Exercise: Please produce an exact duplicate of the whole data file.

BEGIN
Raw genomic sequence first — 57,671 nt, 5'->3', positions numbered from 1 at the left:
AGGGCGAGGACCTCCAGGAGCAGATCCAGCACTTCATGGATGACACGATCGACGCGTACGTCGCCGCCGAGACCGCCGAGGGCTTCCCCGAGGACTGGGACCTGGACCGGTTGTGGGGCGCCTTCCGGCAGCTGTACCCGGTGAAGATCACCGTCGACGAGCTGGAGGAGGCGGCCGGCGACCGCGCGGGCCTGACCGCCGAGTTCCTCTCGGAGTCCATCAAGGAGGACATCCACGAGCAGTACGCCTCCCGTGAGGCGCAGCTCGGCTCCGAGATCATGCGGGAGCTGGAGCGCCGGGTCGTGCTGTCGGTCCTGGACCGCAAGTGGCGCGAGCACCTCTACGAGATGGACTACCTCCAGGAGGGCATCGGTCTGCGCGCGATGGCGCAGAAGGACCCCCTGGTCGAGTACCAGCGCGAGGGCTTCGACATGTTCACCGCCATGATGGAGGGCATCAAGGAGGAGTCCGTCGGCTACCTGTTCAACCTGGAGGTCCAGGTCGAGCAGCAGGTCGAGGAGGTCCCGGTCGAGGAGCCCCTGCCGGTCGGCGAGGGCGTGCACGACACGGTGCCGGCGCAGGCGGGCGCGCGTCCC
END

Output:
Raw genomic sequence first — 57,671 nt, 5'->3', positions numbered from 1 at the left:
AGGGCGAGGACCTCCAGGAGCAGATCCAGCACTTCATGGATGACACGATCGACGCGTACGTCGCCGCCGAGACCGCCGAGGGCTTCCCCGAGGACTGGGACCTGGACCGGTTGTGGGGCGCCTTCCGGCAGCTGTACCCGGTGAAGATCACCGTCGACGAGCTGGAGGAGGCGGCCGGCGACCGCGCGGGCCTGACCGCCGAGTTCCTCTCGGAGTCCATCAAGGAGGACATCCACGAGCAGTACGCCTCCCGTGAGGCGCAGCTCGGCTCCGAGATCATGCGGGAGCTGGAGCGCCGGGTCGTGCTGTCGGTCCTGGACCGCAAGTGGCGCGAGCACCTCTACGAGATGGACTACCTCCAGGAGGGCATCGGTCTGCGCGCGATGGCGCAGAAGGACCCCCTGGTCGAGTACCAGCGCGAGGGCTTCGACATGTTCACCGCCATGATGGAGGGCATCAAGGAGGAGTCCGTCGGCTACCTGTTCAACCTGGAGGTCCAGGTCGAGCAGCAGGTCGAGGAGGTCCCGGTCGAGGAGCCCCTGCCGGTCGGCGAGGGCGTGCACGACACGGTGCCGGCGCAGGCGGGCGCGCGTCCC